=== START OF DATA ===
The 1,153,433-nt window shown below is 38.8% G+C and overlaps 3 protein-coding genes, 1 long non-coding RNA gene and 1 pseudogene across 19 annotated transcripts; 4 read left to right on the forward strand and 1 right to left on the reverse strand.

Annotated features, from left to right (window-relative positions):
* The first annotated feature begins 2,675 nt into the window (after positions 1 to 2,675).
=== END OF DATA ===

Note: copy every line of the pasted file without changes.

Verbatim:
The 1,153,433-nt window shown below is 38.8% G+C and overlaps 3 protein-coding genes, 1 long non-coding RNA gene and 1 pseudogene across 19 annotated transcripts; 4 read left to right on the forward strand and 1 right to left on the reverse strand.

Annotated features, from left to right (window-relative positions):
* The first annotated feature begins 2,675 nt into the window (after positions 1 to 2,675).